Governor-General Kenneth Hall confers the Order of Distinction (Commander Class) on Police Commissioner Lucius Thomas during the National Honours Awards held at King's House last year on National Heroes' Day. At this year's ceremony, Woman Constable Tamara Dias will receive a badge of gallantry. - File
Glenroy Sinclair, Assignment Coordinator
She is sitting with other women in a beauty salon, waiting her turn, when suddenly, a man enters the gateway, brandishing an Intratec Nine sub-machine gun at the group. His body language says they are going to be robbed.
She sees the masked gunman before he steps inside the salon. The other women begin to run for cover. Woman Constable Tamara Dias quickly removes her 9-mm pistol from her waist.
Her life flashes before her eyes as she stares down the barrel of the gunman's weapon. "He saw the gun in my hand and stepped towards me. I stepped towards him too," Dias recounts.
In a split second, there is an exchange of gunfire, and the masked gunman is lying face down, atop his weapon. Two of his colleagues, with gun in hand, come rushing in to investigate what is happening.
Dias takes them on and another is hit. The injured gunman is helped by his cronies who take him to hospital. She uses her cellular phone to call 119, police control.
Medal of gallantry
The chance she took not to save her own life, but that of others, will not go unrecognised. On Heroes' Day, October 17, Woman Constable Tamara Dias will be the only member of the Jamaica Constabulary Force who will be collecting a medal of gallantry, in recognition of a job well done.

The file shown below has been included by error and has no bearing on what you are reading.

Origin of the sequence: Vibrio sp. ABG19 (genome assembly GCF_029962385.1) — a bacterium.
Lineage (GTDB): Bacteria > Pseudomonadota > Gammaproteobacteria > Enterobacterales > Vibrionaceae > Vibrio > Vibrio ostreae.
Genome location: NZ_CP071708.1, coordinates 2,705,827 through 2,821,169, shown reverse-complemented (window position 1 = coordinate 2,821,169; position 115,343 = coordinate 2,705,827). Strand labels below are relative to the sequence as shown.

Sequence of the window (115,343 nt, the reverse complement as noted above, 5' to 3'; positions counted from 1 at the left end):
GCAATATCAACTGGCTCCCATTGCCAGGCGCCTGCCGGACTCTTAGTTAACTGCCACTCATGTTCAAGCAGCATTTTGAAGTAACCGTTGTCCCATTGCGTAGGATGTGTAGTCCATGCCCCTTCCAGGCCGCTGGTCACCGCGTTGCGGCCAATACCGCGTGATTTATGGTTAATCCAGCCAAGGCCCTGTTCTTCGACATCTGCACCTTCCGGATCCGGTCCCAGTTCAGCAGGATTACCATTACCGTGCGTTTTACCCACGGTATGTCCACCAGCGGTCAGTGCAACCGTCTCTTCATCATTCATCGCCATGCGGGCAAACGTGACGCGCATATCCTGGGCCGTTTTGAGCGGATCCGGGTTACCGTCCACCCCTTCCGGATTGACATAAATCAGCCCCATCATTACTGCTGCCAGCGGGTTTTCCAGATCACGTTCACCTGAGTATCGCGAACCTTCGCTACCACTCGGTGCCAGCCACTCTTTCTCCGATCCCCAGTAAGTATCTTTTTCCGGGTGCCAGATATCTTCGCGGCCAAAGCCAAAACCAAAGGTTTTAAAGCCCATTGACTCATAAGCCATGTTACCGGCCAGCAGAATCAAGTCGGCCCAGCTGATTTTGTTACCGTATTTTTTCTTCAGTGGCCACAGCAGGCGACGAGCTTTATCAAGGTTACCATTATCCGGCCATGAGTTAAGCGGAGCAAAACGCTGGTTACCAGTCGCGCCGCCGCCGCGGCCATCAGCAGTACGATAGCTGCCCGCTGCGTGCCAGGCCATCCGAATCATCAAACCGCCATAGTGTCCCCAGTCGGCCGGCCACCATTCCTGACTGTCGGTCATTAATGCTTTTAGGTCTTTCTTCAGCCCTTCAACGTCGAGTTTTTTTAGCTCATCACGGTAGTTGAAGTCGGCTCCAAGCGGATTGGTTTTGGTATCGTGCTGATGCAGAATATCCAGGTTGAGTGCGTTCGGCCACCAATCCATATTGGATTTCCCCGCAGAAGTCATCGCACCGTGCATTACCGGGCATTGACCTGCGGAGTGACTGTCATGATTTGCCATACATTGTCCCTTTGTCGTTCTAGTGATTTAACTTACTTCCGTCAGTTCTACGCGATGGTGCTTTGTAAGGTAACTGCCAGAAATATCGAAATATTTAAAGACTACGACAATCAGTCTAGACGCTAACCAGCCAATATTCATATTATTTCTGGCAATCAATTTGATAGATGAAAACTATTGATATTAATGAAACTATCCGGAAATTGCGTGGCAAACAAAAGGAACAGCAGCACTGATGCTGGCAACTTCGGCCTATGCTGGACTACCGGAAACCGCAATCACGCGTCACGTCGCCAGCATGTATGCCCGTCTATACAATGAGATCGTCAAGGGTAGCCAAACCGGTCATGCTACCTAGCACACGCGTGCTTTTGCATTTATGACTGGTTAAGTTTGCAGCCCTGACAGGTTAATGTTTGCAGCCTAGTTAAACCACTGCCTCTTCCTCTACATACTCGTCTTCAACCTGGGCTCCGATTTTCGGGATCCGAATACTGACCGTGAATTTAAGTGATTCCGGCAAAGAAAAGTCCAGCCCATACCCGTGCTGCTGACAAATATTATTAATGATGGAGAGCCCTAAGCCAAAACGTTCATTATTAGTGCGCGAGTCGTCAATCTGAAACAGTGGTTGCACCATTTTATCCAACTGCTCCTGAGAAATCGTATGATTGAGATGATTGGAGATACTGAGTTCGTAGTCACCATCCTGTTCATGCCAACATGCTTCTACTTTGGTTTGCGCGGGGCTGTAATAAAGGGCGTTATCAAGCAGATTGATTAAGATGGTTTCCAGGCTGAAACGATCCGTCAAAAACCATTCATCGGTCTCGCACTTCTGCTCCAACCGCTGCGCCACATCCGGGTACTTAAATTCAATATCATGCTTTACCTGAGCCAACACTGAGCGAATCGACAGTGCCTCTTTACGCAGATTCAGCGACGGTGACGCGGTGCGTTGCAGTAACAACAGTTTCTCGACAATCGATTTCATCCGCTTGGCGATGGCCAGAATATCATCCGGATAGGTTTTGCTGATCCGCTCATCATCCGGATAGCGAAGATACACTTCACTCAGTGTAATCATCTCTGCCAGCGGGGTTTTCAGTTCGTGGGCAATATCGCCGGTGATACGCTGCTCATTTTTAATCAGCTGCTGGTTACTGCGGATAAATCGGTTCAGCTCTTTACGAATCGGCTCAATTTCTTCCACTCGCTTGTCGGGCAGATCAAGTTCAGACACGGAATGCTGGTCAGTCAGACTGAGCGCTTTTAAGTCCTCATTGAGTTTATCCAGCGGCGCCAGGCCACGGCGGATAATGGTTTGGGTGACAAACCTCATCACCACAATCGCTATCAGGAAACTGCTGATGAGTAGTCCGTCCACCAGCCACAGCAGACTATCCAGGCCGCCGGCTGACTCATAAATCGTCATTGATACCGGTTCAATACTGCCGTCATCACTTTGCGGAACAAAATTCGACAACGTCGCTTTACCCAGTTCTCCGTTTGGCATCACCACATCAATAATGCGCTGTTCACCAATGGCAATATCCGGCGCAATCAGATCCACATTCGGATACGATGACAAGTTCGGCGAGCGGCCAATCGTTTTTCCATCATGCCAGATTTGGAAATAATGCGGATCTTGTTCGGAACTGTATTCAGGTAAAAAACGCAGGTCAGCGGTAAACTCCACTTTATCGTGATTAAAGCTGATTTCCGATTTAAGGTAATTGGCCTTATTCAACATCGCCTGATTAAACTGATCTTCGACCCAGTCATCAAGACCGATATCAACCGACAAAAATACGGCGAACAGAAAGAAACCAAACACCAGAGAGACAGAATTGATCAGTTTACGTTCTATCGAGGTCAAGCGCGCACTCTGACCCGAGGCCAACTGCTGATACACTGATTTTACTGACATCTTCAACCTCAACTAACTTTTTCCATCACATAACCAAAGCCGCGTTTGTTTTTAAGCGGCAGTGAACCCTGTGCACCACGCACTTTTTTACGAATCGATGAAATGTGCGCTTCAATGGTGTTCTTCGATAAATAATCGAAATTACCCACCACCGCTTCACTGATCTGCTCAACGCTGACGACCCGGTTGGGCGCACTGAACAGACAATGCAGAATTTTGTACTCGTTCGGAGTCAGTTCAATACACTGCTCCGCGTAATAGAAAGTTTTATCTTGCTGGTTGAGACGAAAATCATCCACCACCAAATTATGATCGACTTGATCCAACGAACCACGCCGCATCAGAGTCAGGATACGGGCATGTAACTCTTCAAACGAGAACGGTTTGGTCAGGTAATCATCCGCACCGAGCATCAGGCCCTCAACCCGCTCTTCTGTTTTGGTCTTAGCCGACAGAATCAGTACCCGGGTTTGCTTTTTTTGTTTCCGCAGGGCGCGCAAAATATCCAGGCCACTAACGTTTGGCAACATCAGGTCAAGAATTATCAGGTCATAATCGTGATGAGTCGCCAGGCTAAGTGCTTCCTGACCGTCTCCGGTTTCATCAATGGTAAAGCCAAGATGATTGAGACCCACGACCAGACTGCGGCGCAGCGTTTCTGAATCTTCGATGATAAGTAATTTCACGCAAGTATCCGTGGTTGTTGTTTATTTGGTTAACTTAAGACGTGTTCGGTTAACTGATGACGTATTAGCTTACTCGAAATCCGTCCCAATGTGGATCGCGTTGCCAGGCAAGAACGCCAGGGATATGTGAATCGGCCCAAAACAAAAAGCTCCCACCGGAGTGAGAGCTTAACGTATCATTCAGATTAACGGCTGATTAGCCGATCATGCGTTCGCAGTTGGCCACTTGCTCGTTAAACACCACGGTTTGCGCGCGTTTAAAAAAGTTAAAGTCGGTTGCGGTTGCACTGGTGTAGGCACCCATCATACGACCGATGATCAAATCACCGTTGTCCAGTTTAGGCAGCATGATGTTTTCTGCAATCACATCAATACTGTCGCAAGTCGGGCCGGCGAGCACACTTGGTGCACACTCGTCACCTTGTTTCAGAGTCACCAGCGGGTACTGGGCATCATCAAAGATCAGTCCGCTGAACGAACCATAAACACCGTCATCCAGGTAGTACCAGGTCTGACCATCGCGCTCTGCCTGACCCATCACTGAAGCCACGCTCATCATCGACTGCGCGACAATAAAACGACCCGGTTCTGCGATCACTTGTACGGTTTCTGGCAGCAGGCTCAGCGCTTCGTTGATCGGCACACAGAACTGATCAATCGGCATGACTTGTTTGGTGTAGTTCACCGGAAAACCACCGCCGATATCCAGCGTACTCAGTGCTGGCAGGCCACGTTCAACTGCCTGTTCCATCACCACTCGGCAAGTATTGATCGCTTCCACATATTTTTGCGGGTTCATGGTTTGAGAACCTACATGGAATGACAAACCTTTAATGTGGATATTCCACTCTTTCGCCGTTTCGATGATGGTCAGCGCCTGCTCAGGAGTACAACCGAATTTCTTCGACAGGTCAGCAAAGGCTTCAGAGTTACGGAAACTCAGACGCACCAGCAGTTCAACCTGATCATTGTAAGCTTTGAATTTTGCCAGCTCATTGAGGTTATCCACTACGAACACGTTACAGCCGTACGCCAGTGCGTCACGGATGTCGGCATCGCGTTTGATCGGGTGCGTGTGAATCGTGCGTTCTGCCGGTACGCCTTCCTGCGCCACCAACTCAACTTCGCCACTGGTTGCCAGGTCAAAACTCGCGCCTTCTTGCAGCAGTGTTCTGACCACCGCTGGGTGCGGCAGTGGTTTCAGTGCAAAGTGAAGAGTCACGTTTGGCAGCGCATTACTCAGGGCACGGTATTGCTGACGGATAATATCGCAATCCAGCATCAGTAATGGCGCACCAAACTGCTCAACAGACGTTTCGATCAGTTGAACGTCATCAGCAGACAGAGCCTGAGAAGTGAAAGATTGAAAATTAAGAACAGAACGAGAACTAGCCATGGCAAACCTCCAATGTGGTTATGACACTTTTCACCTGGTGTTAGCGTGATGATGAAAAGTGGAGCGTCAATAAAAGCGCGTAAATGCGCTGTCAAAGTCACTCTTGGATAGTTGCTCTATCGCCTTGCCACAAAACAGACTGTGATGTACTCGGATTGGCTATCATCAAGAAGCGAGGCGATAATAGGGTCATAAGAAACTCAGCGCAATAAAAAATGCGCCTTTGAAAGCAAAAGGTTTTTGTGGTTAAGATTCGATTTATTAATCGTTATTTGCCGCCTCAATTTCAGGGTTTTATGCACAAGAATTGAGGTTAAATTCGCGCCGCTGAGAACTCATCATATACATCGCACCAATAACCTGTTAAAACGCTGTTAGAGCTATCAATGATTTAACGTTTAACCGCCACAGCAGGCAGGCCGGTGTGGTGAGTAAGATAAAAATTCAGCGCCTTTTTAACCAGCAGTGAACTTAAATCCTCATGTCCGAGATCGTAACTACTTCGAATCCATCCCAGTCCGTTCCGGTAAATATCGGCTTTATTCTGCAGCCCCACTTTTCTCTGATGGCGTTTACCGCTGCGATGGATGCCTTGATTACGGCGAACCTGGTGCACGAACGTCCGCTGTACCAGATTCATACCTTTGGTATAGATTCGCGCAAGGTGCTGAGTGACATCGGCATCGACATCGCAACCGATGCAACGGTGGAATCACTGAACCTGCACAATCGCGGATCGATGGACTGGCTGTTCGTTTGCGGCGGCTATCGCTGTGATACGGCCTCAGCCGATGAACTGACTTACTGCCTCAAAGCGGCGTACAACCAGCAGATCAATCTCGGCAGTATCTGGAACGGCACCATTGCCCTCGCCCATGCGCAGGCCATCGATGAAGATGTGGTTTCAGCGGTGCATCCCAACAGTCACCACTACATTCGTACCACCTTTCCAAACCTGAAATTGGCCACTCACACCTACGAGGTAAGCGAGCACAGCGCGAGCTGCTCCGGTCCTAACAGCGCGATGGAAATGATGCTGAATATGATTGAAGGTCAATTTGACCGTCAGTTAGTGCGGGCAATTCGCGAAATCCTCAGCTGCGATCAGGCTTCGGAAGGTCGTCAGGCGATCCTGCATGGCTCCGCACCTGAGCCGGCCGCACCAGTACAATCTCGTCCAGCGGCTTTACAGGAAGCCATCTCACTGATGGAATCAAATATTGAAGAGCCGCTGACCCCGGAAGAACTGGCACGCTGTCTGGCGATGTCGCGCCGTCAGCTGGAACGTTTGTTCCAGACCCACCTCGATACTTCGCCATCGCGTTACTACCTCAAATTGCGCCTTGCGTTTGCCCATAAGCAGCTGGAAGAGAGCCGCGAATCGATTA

While the memories will never go away, Constable Dias, who attends church regularly, says the incident affected her briefly"In the end, it was a life that was lost and I felt bad and even worse when I later found that the deceased was related to one of my mother's church sisters. But it could have been me," said the 24-year-old law enforcement officer, who spent her childhood years in Allman Town, and later in Gregory Park, St. Catherine.
She was educated at Josť Mart High School in St. Catherine, and later at Boys' Town Vocational Centre. After graduation, she worked as a secretary before teaching at McCauley Primary School. She then went on to the Police Academy.
"This was my dream; I had always wanted to become a police," says Dias, who had tried for the Jamaica Defence Force, but was unsuccessful. She is the only female member of the Special Anti-Crime Task Force swat team.